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Trioceros narraioca 

Scope: Global
Language: English
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Taxonomy [top]

Kingdom Phylum Class Order Family
Animalia Chordata Reptilia Squamata Chamaeleonidae

Scientific Name: Trioceros narraioca (Necas, Modrý & Šlapeta, 2003)
Common Name(s):
English Mount Kulal Stump-nosed Chameleo, Mount Kulal Chameleon
Synonym(s):
Chamaeleo narraioca Necas, Modrý & Šlapeta, 2003
Taxonomic Notes: Accepted as Trioceros narraioca in Tilbury and Tolley (2009).

Assessment Information [top]

Red List Category & Criteria: Near Threatened ver 3.1
Year Published: 2014
Date Assessed: 2013-08-21
Assessor(s): Tolley, K., Menegon, M. & Plumptre, A.
Reviewer(s): Bowles, P.
Contributor(s): Anderson, C.V., Malonza, P., Stipala, J. & Tilbury, C.
Facilitator/Compiler(s): Tolley, K. & Jenkins, R.K.B.
Justification:
This species is assessed as Near Threatened because although it seems to tolerate altered habitats, the estimated size of distribution is very restricted and it could be subject to stochastic events. There are no direct perceived threats to the species at present, but the surrounding lower slopes are impacted, and the human population in the region is growing. Should threats that are currently on the lower slopes become active for at higher altitudes, this species would need to be immediately re-assessed.

Geographic Range [top]

Range Description:This species is endemic to Mount Kulal in Kenya (Tilbury 2010). It has a very small distribution and occurs across a very limited elevational range (1,700-1,800 m asl.).
Countries occurrence:
Native:
Kenya
Additional data:
Estimated area of occupancy (AOO) - km2:24Continuing decline in area of occupancy (AOO):No
Extreme fluctuations in area of occupancy (AOO):NoEstimated extent of occurrence (EOO) - km2:37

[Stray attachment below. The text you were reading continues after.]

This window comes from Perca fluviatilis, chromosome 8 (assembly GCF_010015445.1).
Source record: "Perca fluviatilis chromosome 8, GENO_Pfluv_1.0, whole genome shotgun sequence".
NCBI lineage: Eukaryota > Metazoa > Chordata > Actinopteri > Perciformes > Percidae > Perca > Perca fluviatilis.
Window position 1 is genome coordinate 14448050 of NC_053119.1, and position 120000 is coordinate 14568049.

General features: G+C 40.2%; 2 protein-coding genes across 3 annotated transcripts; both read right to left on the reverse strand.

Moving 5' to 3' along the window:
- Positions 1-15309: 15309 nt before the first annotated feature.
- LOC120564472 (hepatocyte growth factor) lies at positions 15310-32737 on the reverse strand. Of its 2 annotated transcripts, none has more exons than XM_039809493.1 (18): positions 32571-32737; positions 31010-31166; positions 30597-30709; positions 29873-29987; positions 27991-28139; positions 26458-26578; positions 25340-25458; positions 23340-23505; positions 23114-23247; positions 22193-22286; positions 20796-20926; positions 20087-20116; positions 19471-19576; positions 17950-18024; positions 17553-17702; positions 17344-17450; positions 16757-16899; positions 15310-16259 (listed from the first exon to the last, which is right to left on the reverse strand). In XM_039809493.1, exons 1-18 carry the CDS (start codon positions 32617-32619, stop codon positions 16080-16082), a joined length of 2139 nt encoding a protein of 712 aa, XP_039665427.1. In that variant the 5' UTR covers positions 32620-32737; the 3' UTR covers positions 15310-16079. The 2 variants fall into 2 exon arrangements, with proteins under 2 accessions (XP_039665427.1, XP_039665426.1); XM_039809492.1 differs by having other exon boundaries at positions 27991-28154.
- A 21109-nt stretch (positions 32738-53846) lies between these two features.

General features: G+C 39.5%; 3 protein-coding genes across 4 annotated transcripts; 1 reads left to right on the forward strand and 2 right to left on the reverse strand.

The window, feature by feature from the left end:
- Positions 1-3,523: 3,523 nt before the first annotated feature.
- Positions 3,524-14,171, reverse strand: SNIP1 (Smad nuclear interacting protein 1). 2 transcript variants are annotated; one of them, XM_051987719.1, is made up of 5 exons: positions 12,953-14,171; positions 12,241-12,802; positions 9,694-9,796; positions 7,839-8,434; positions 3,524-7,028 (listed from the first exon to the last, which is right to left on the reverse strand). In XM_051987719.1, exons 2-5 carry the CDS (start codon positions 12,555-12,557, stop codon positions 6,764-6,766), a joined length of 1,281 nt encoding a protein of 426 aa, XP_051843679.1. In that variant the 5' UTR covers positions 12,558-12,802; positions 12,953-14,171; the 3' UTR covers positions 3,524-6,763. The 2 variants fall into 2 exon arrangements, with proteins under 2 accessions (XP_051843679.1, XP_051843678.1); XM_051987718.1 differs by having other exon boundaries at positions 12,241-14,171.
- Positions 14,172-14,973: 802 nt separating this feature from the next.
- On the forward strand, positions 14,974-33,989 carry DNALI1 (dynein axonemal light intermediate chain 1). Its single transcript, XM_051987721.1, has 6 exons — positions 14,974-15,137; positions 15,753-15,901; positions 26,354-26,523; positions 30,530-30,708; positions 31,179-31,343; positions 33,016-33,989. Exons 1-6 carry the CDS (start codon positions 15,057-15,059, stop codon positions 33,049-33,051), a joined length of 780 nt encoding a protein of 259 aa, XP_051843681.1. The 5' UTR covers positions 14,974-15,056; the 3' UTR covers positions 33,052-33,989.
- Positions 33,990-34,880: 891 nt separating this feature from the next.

Continuing decline in extent of occurrence (EOO):No
Continuing decline in number of locations:No
Extreme fluctuations in the number of locations:NoLower elevation limit (metres):1700
Upper elevation limit (metres):1800
Range Map:Click here to open the map viewer and explore range.

Population [top]

Population:There is no information on the abundance of this species, however it appears to be common in transformed landscapes. It can be found at a distance from forests, suggesting that the transformed landscape is not a barrier to gene flow and migration. Therefore, despite its small distribution and the degradation of primary habitat, the population is not considered severely fragmented. However, given its small distribution, the population could be subject to stochastic events.
Current Population Trend:Unknown
Additional data:
Population severely fragmented:No

Habitat and Ecology [top]

Habitat and Ecology:This is a forest-living species (Necas et al. 2003) restricted to a narrow elevational range. It has also been observed in high trees at the forest edge, as well as shrubs in peri-urban vegetation and plantations (Necas et al. 2003, Tilbury 2010). It does not enter woodland or savannah, nor is it found in high-altitude montane grasslands (Necas et al. 2003).
Systems:Terrestrial
Continuing decline in area, extent and/or quality of habitat:Yes

Use and Trade [top]

Use and Trade:

No annual CITES export quotas for T. narraioca have been issued through 2013 (CITES 2013) and there is no reported commercial trade in this species between 1977 and 2011 (2012 and 2013 trade data are incomplete or unavailable) (UNEP-WCMC 2013). This species is not known to be present in the captive market, although illegal trade and/or harvest may occur on occasion and, previous collection and exports may be included in export data for T. hoehnelii, which are very similar in appearance to T. narraioca. 

Threats [top]

Major Threat(s): Although the forest is threatened by timber extraction, degradation, and encroachment, this chameleon tolerates transformed landscapes. It is found across the transformed landscape, even if distant from primary forest habitat, so habitat transformation may not be a substantial threat. However, this species is found in a small elevational band at a moderately high altitude and could be subject to up-slope displacement under anticipated climatic changes.

Conservation Actions [top]

Conservation Actions: This species is restricted to the Mount Kulal Forest UNESCO Biosphere Reserve (Tilbury 2010). Although this area is protected, anthropogenic activities have impacted the forest in both size of the forest, and quality of habitat (Mäckel et al. 1989). The species is reported to be common in transformed habitats, but the impacts in general are not well understood (Necas et al. 2003) and should be further investigated.

Citation: Tolley, K., Menegon, M. & Plumptre, A. 2014. Trioceros narraioca. The IUCN Red List of Threatened Species 2014: e.T172560A1345406. . Downloaded on 15 October 2018.
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